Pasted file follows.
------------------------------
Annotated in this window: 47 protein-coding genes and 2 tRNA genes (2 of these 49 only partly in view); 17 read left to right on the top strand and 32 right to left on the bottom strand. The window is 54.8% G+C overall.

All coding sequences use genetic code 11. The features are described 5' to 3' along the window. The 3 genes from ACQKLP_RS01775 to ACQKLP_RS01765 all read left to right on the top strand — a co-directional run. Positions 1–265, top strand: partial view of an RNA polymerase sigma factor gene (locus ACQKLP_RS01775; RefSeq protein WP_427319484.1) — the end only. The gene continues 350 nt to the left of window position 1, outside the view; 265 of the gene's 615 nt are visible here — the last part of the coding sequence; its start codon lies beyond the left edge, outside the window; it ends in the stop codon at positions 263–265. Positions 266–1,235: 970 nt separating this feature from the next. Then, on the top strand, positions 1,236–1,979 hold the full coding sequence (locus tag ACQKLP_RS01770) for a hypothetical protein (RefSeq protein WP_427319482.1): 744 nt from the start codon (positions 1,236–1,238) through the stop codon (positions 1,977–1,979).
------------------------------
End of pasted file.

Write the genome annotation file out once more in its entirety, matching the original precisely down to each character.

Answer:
Annotated in this window: 47 protein-coding genes and 2 tRNA genes (2 of these 49 only partly in view); 17 read left to right on the top strand and 32 right to left on the bottom strand. The window is 54.8% G+C overall.

All coding sequences use genetic code 11. The features are described 5' to 3' along the window. The 3 genes from ACQKLP_RS01775 to ACQKLP_RS01765 all read left to right on the top strand — a co-directional run. Positions 1–265, top strand: partial view of an RNA polymerase sigma factor gene (locus ACQKLP_RS01775; RefSeq protein WP_427319484.1) — the end only. The gene continues 350 nt to the left of window position 1, outside the view; 265 of the gene's 615 nt are visible here — the last part of the coding sequence; its start codon lies beyond the left edge, outside the window; it ends in the stop codon at positions 263–265. Positions 266–1,235: 970 nt separating this feature from the next. Then, on the top strand, positions 1,236–1,979 hold the full coding sequence (locus tag ACQKLP_RS01770) for a hypothetical protein (RefSeq protein WP_427319482.1): 744 nt from the start codon (positions 1,236–1,238) through the stop codon (positions 1,977–1,979).